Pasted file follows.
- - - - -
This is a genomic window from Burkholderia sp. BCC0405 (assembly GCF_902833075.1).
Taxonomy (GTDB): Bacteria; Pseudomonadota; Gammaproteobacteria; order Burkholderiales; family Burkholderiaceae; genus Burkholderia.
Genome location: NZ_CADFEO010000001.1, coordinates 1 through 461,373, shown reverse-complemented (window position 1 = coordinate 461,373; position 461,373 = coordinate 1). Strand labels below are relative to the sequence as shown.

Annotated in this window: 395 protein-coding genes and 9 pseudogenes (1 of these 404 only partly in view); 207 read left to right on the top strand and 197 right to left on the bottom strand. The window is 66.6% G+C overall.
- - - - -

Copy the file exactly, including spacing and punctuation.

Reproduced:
This is a genomic window from Burkholderia sp. BCC0405 (assembly GCF_902833075.1).
Taxonomy (GTDB): Bacteria; Pseudomonadota; Gammaproteobacteria; order Burkholderiales; family Burkholderiaceae; genus Burkholderia.
Genome location: NZ_CADFEO010000001.1, coordinates 1 through 461,373, shown reverse-complemented (window position 1 = coordinate 461,373; position 461,373 = coordinate 1). Strand labels below are relative to the sequence as shown.

Annotated in this window: 395 protein-coding genes and 9 pseudogenes (1 of these 404 only partly in view); 207 read left to right on the top strand and 197 right to left on the bottom strand. The window is 66.6% G+C overall.